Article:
NLC Testifies against Federal Collective Bargaining Legislation

By Bomberg, Neil | Nation's Cities Weekly, March 15, 2010 | Go to article overview

NLC Testifies against Federal Collective Bargaining Legislation


Bomberg, Neil, Nation's Cities Weekly


Ellis Hankins, executive director of the North Carolina League of Municipalities, testified in opposition to H.R. 413, the Public Safety Employer-Employee Cooperation Act of 2009, before the House Subcommittee on Health, Employment, Labor and Pensions last week.

The bill would require that every state, county, city and town collectively bargain with their police officers, firefighters, emergency medical technicians and corrections officers, regardless of state and local laws. NLC has opposed this legislation since it was first introduced 15 years ago by Rep. Dale Kildee (D-Mich.),

Hankins asked the members of the subcommittee not to fix what isn't broken. For centuries, states and local governments have developed procedures for addressing the needs of their employees, taxpayers and citizens. They have done so with and without collective bargaining, through laws that are designed to "provide their workers with excellent working conditions, competitive salaries, excellent health and pension benefits, and a working environment that is safe and appropriate." He added that this bill would put the federal government in charge of what has been a state and local function for no compelling reason.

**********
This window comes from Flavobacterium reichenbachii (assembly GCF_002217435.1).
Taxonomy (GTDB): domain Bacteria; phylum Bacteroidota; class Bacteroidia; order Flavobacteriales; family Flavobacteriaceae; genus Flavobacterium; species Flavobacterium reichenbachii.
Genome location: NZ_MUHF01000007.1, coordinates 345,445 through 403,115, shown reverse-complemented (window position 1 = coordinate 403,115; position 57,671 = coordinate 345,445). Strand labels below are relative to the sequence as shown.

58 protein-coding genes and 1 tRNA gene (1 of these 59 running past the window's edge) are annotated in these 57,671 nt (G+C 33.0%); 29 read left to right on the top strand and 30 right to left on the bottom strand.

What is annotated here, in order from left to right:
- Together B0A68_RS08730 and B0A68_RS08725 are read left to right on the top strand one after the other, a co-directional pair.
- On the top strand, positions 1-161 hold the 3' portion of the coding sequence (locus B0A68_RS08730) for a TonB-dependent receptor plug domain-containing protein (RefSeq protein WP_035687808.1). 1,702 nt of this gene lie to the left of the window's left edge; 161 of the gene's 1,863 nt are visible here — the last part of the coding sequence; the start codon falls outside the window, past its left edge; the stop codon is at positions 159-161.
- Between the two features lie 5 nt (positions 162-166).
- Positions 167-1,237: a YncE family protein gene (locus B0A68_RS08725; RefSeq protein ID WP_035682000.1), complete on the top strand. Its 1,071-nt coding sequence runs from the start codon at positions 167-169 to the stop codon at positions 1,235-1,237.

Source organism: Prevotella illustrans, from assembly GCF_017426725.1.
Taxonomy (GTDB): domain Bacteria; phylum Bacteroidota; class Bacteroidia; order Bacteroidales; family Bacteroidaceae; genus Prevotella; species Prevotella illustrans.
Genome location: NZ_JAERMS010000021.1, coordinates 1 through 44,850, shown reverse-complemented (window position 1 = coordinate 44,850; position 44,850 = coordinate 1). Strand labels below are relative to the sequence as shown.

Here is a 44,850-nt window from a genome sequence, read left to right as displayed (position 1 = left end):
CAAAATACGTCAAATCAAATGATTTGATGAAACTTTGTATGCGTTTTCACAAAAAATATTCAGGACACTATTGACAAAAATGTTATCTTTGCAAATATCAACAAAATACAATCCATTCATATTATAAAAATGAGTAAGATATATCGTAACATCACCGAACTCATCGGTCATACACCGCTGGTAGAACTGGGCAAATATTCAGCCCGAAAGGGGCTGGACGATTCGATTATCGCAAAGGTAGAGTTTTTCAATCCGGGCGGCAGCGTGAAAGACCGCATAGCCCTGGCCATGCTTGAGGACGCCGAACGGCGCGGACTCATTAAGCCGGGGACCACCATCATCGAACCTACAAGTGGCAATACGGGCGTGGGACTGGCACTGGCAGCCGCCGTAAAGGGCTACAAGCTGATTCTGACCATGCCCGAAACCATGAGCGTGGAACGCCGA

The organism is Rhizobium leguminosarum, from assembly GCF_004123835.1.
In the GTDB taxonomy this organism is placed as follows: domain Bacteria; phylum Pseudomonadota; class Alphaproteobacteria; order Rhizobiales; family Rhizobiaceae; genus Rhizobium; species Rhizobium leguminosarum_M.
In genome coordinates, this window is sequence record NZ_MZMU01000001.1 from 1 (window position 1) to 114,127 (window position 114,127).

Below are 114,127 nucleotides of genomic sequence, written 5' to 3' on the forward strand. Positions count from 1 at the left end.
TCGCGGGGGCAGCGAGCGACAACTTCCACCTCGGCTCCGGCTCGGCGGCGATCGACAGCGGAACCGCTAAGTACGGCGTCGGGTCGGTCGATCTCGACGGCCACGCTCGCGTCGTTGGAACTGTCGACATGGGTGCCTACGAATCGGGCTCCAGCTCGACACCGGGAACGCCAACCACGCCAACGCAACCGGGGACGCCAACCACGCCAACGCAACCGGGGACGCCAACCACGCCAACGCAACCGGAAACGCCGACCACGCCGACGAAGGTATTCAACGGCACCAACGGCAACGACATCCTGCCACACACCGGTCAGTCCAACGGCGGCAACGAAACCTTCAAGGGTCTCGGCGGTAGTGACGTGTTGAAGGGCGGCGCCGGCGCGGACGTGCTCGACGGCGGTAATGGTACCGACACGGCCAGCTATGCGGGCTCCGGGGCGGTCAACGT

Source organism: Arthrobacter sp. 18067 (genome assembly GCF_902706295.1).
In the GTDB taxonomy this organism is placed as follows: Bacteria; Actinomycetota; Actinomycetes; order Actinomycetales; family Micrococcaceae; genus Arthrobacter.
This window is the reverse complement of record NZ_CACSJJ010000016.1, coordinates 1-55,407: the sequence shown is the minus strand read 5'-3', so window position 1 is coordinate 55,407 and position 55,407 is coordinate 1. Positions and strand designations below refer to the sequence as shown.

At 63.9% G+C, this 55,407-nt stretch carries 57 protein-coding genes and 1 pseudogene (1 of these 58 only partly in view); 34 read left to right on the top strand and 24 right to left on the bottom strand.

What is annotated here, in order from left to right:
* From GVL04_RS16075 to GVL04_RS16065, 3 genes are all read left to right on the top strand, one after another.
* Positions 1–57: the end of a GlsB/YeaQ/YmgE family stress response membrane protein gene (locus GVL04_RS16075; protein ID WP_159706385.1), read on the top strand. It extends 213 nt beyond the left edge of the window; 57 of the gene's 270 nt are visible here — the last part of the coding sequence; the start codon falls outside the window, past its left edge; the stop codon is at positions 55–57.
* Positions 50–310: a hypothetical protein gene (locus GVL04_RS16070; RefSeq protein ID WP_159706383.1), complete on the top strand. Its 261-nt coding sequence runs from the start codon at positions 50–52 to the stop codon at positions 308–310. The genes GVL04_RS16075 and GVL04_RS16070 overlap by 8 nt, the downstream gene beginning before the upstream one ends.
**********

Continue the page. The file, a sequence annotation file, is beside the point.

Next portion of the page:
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Citing the Constitution, Supreme Court decisions and existing law, Hankins noted that this bill disregards and disrespects the democratic decision making process employed by states and localities to decide how best to interact with their employees.

"This bill seeks to replace local solutions with a one-size-fits-all national solution," he said.

Hankins added that it would substantially alter the relationship between local elected officials and their employees by forcing every local government to enter into federally sanctioned collective bargaining with their workers regardless of state and local law; it would place serious financial burdens on every state, county, city and town; and it would worsen the precarious fiscal situation states, counties, cities and towns face, thereby threatening the economic recovery currently taking place.

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